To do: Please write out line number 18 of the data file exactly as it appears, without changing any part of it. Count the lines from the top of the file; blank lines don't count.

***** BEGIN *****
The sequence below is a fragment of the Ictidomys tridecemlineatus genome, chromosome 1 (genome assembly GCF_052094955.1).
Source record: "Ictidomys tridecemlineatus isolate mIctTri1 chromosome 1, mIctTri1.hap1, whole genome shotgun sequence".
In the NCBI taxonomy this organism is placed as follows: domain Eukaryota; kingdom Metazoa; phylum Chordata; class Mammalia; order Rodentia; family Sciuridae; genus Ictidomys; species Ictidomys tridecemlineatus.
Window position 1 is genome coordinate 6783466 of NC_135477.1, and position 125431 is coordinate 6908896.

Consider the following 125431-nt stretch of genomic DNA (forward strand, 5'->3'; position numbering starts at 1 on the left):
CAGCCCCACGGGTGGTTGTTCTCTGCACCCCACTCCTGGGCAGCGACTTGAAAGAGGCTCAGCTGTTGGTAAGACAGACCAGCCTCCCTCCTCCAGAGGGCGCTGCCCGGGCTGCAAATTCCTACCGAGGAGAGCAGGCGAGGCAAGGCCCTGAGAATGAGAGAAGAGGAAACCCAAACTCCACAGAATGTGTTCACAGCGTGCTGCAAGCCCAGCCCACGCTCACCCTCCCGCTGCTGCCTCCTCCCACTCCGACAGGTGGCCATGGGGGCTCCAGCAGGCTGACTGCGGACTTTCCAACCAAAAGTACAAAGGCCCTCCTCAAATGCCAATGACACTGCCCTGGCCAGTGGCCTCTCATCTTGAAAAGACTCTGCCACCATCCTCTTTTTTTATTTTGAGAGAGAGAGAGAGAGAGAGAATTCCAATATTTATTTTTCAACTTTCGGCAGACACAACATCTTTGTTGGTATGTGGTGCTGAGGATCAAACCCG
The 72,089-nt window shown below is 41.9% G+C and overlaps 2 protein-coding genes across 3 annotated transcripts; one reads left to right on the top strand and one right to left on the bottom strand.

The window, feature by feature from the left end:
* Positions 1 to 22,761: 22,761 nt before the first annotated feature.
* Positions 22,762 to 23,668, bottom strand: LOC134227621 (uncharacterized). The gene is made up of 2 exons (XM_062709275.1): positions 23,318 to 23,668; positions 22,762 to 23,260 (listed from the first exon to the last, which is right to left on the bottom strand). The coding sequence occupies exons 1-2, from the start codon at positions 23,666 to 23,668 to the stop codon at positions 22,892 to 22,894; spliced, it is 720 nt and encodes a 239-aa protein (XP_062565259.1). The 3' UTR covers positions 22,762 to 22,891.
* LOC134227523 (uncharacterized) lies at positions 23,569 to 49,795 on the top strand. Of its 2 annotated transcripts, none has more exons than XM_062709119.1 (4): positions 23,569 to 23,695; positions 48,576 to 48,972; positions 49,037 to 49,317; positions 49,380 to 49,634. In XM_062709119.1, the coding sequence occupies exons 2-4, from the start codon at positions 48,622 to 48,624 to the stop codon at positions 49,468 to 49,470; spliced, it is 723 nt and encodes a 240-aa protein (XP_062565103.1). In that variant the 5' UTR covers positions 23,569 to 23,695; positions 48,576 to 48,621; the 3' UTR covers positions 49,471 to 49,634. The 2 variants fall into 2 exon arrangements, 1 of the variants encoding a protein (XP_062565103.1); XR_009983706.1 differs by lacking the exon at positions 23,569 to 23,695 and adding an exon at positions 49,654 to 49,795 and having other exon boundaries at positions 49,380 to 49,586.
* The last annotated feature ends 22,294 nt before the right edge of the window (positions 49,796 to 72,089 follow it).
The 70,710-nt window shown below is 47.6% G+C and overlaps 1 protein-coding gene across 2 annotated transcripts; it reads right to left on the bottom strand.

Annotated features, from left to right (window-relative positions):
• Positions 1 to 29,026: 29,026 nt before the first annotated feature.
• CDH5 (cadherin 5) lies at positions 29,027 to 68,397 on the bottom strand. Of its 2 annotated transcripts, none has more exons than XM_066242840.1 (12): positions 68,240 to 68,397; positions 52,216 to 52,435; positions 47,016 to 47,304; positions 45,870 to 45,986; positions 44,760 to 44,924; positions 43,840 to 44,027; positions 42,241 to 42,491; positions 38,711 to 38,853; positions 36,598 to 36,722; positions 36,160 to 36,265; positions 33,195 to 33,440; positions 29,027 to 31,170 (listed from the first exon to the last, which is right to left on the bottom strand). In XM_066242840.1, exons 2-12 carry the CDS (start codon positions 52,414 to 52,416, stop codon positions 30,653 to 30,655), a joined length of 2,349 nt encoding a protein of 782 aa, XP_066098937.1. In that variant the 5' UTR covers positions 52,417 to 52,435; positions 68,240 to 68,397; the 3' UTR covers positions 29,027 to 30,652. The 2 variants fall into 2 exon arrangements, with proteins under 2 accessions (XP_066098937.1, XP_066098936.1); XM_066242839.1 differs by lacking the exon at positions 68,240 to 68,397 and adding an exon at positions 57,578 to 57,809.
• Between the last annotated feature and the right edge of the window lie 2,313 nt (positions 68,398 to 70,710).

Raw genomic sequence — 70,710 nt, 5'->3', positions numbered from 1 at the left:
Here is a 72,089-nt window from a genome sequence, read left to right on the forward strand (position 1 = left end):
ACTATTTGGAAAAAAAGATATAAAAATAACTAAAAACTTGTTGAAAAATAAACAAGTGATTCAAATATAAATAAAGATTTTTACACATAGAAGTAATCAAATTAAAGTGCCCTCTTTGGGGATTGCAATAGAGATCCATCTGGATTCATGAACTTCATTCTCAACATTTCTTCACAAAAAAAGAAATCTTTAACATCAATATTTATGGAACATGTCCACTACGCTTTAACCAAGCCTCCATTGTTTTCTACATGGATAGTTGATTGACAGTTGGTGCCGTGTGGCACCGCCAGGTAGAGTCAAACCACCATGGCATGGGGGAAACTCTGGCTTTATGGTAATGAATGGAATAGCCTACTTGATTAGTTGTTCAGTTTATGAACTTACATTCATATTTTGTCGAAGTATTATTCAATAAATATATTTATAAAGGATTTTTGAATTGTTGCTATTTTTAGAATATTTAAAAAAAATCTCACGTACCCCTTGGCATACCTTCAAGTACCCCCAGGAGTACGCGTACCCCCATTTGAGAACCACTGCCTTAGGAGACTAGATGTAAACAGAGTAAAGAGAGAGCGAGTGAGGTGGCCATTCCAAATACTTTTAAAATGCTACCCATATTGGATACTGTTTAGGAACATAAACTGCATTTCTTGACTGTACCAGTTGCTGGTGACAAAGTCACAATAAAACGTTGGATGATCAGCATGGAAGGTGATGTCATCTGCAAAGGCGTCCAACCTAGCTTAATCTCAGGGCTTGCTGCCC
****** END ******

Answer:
Raw genomic sequence — 70,710 nt, 5'->3', positions numbered from 1 at the left: